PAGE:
Insect nicotinic acetylcholine receptor agonists as flea adulticides in small animals

Authors

  • D. T. VO,

    1. Department of Biomedical Sciences, College of Veterinary Medicine, Iowa State University, Ames, IA, USA
    2. Department of Internal Diseases and Pharmacology, Faculty of Animal Science and Veterinary Medicine, Nong Lam University, Ho Chi Minh City, Vietnam
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  • W H. HSU,

    1. Department of Biomedical Sciences, College of Veterinary Medicine, Iowa State University, Ames, IA, USA
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  • E. A. ABU-BASHA,

    1. Department of Veterinary Basic Sciences, Faculty of Veterinary Medicine, Jordan University of Science and Technology, Irbid, Jordan
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  • R. J. MARTIN

    1. Department of Biomedical Sciences, College of Veterinary Medicine, Iowa State University, Ames, IA, USA
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Dr Walter H. Hsu, Department of Biomedical Sciences, College of Veterinary Medicine, Iowa State University, Ames, IA 50011, USA. E-mail: whsu@iastate.edu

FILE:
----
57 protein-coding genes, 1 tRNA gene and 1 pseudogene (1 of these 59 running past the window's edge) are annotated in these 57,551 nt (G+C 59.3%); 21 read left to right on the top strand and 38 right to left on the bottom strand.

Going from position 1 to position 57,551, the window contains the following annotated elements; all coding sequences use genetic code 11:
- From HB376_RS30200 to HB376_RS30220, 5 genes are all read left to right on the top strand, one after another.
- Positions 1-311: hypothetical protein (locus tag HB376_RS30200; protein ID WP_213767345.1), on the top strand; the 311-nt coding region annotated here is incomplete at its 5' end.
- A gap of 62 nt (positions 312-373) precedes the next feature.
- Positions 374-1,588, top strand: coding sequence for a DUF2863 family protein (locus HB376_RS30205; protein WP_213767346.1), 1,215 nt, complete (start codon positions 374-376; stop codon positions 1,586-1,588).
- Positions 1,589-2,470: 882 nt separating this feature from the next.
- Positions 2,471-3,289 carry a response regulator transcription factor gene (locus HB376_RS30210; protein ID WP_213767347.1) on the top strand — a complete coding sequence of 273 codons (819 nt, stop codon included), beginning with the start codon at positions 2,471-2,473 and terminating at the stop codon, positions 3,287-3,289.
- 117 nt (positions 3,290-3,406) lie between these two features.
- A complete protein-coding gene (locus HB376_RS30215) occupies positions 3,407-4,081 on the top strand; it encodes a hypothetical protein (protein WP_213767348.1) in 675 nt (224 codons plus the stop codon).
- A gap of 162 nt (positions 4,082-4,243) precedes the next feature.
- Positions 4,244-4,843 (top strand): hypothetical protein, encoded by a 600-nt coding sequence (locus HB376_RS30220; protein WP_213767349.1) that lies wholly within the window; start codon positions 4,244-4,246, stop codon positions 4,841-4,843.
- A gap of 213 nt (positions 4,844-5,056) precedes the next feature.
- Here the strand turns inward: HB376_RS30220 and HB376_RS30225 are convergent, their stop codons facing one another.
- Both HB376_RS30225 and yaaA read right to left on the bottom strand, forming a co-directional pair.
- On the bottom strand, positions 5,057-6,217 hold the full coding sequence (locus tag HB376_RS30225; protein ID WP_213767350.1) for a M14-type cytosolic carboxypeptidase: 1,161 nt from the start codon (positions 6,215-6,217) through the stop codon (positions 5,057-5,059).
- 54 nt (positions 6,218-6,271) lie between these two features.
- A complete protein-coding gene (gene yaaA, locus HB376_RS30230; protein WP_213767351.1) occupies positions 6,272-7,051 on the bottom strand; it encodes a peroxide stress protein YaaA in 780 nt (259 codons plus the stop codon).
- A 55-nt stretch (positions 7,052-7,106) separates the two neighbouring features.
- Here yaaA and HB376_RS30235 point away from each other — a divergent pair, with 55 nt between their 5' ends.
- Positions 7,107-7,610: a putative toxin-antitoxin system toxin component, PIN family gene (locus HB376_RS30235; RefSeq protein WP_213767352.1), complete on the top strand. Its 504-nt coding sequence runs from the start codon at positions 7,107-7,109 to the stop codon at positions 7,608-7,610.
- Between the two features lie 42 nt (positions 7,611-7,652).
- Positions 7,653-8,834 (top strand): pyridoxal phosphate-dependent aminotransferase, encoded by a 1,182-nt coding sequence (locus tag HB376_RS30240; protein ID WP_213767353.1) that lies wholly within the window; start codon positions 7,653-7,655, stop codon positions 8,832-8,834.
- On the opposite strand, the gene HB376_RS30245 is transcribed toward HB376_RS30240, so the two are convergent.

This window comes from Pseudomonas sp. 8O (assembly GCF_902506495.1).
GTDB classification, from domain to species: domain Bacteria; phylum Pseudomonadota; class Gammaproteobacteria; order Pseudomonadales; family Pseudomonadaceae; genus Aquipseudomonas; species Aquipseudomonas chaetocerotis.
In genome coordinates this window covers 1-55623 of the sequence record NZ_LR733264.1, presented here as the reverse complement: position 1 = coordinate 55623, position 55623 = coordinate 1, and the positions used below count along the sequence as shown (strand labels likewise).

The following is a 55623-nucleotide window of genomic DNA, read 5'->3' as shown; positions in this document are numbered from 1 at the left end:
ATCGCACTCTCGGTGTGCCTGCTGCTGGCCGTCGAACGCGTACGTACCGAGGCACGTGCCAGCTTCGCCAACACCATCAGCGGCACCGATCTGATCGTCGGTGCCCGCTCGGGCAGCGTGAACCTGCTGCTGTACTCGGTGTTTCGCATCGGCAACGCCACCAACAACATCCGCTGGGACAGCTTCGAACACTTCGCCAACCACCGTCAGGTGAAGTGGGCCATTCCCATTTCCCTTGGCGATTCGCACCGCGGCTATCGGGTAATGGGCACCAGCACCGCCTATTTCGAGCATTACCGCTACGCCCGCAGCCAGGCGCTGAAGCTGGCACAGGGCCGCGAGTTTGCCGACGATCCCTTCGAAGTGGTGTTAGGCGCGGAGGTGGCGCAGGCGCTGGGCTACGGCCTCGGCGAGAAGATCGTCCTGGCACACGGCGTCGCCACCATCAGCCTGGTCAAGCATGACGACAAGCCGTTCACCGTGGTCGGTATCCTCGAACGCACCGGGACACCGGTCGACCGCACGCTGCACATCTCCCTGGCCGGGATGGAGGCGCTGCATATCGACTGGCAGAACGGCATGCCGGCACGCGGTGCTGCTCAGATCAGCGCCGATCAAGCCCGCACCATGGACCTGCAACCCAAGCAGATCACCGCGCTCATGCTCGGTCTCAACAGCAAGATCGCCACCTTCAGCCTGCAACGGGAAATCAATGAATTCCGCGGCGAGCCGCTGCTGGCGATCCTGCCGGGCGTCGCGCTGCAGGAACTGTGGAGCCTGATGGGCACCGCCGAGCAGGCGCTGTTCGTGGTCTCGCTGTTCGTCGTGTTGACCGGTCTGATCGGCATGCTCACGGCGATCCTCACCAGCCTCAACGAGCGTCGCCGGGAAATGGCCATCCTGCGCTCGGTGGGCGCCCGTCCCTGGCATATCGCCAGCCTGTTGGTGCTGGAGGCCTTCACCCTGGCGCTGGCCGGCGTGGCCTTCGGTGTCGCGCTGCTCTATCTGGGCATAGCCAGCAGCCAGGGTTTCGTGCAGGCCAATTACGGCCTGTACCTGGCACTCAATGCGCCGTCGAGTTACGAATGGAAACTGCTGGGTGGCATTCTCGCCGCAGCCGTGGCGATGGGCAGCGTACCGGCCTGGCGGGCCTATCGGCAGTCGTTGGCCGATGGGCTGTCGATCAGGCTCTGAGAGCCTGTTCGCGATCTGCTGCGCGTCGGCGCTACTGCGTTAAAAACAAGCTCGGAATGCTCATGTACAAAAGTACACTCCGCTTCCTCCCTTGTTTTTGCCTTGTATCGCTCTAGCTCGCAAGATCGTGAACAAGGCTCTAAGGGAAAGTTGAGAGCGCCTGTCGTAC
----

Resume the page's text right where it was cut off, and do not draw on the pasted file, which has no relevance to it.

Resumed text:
Abstract

Vo, D. T., Hsu, W. H., Abu-Basha, E. A., Martin, R. J. Insect nicotinic acetylcholine receptor agonists as flea adulticides in small animals. J. vet. Pharmacol. Therap. doi: 10.1111/j.1365-2885.2010.01160.x.

Fleas are significant ectoparasites of small animals. They can be a severe irritant to animals and serve as a vector for a number of infectious diseases. In this article, we discuss the pharmacological characteristics of four insect nicotinic acetylcholine receptor (nAChR) agonists used as flea adulticides in dogs and cats, which include three neonicotinoids (imidacloprid, nitenpyram, and dinotefuran) and a macrocyclic lactone (spinosad). Insect nAChR agonists are one of the most important classes of insecticides, which are used to control sucking insects on both plants and animals. These novel compounds provide a new approach for practitioners to safely and effectively eliminate adult fleas.

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